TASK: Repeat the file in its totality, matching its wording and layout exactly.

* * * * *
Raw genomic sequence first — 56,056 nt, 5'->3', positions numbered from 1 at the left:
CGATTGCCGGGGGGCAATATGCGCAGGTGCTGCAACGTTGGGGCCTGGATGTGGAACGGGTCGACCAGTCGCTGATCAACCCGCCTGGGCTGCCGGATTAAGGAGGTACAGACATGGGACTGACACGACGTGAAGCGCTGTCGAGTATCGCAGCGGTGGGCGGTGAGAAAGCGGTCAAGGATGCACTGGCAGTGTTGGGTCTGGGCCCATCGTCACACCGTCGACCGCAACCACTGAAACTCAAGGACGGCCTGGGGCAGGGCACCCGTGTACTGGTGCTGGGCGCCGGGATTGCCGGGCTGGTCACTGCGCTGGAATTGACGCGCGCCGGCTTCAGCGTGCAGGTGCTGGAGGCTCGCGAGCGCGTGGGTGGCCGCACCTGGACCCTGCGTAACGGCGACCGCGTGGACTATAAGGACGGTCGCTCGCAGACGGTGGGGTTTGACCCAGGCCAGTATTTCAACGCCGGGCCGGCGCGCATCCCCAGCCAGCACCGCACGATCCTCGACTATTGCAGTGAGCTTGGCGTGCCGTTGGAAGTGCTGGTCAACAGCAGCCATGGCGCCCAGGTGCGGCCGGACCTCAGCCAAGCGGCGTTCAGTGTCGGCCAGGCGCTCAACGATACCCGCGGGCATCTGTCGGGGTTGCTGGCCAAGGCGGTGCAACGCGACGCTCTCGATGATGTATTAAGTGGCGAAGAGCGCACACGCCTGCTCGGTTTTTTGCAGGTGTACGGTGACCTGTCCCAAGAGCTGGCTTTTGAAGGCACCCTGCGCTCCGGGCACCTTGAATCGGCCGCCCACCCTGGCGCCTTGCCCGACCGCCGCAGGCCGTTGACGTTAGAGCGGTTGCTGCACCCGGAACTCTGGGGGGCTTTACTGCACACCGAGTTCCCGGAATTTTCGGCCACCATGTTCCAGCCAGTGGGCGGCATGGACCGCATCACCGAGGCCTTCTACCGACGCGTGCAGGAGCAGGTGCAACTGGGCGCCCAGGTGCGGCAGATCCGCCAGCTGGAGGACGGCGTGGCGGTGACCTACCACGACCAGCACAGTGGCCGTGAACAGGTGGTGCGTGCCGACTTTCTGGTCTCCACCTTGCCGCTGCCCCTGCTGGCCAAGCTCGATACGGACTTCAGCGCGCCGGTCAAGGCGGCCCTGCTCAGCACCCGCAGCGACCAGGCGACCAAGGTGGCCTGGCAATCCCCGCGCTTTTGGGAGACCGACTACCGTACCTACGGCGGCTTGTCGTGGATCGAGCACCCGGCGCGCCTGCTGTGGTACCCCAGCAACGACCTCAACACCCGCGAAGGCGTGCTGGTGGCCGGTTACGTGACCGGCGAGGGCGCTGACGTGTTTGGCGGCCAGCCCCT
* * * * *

Raw genomic sequence first — 56,056 nt, 5'->3', positions numbered from 1 at the left:
CGATTGCCGGGGGGCAATATGCGCAGGTGCTGCAACGTTGGGGCCTGGATGTGGAACGGGTCGACCAGTCGCTGATCAACCCGCCTGGGCTGCCGGATTAAGGAGGTACAGACATGGGACTGACACGACGTGAAGCGCTGTCGAGTATCGCAGCGGTGGGCGGTGAGAAAGCGGTCAAGGATGCACTGGCAGTGTTGGGTCTGGGCCCATCGTCACACCGTCGACCGCAACCACTGAAACTCAAGGACGGCCTGGGGCAGGGCACCCGTGTACTGGTGCTGGGCGCCGGGATTGCCGGGCTGGTCACTGCGCTGGAATTGACGCGCGCCGGCTTCAGCGTGCAGGTGCTGGAGGCTCGCGAGCGCGTGGGTGGCCGCACCTGGACCCTGCGTAACGGCGACCGCGTGGACTATAAGGACGGTCGCTCGCAGACGGTGGGGTTTGACCCAGGCCAGTATTTCAACGCCGGGCCGGCGCGCATCCCCAGCCAGCACCGCACGATCCTCGACTATTGCAGTGAGCTTGGCGTGCCGTTGGAAGTGCTGGTCAACAGCAGCCATGGCGCCCAGGTGCGGCCGGACCTCAGCCAAGCGGCGTTCAGTGTCGGCCAGGCGCTCAACGATACCCGCGGGCATCTGTCGGGGTTGCTGGCCAAGGCGGTGCAACGCGACGCTCTCGATGATGTATTAAGTGGCGAAGAGCGCACACGCCTGCTCGGTTTTTTGCAGGTGTACGGTGACCTGTCCCAAGAGCTGGCTTTTGAAGGCACCCTGCGCTCCGGGCACCTTGAATCGGCCGCCCACCCTGGCGCCTTGCCCGACCGCCGCAGGCCGTTGACGTTAGAGCGGTTGCTGCACCCGGAACTCTGGGGGGCTTTACTGCACACCGAGTTCCCGGAATTTTCGGCCACCATGTTCCAGCCAGTGGGCGGCATGGACCGCATCACCGAGGCCTTCTACCGACGCGTGCAGGAGCAGGTGCAACTGGGCGCCCAGGTGCGGCAGATCCGCCAGCTGGAGGACGGCGTGGCGGTGACCTACCACGACCAGCACAGTGGCCGTGAACAGGTGGTGCGTGCCGACTTTCTGGTCTCCACCTTGCCGCTGCCCCTGCTGGCCAAGCTCGATACGGACTTCAGCGCGCCGGTCAAGGCGGCCCTGCTCAGCACCCGCAGCGACCAGGCGACCAAGGTGGCCTGGCAATCCCCGCGCTTTTGGGAGACCGACTACCGTACCTACGGCGGCTTGTCGTGGATCGAGCACCCGGCGCGCCTGCTGTGGTACCCCAGCAACGACCTCAACACCCGCGAAGGCGTGCTGGTGGCCGGTTACGTGACCGGCGAGGGCGCTGACGTGTTTGGCGGCCAGCCCCT